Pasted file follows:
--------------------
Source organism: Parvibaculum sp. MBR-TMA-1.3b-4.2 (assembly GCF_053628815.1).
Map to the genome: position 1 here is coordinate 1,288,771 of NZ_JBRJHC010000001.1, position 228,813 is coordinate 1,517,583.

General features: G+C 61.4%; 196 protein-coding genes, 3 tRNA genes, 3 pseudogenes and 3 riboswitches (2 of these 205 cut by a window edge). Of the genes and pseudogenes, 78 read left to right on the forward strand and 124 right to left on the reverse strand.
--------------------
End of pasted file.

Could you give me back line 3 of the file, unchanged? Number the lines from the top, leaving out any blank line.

General features: G+C 61.4%; 196 protein-coding genes, 3 tRNA genes, 3 pseudogenes and 3 riboswitches (2 of these 205 cut by a window edge). Of the genes and pseudogenes, 78 read left to right on the forward strand and 124 right to left on the reverse strand.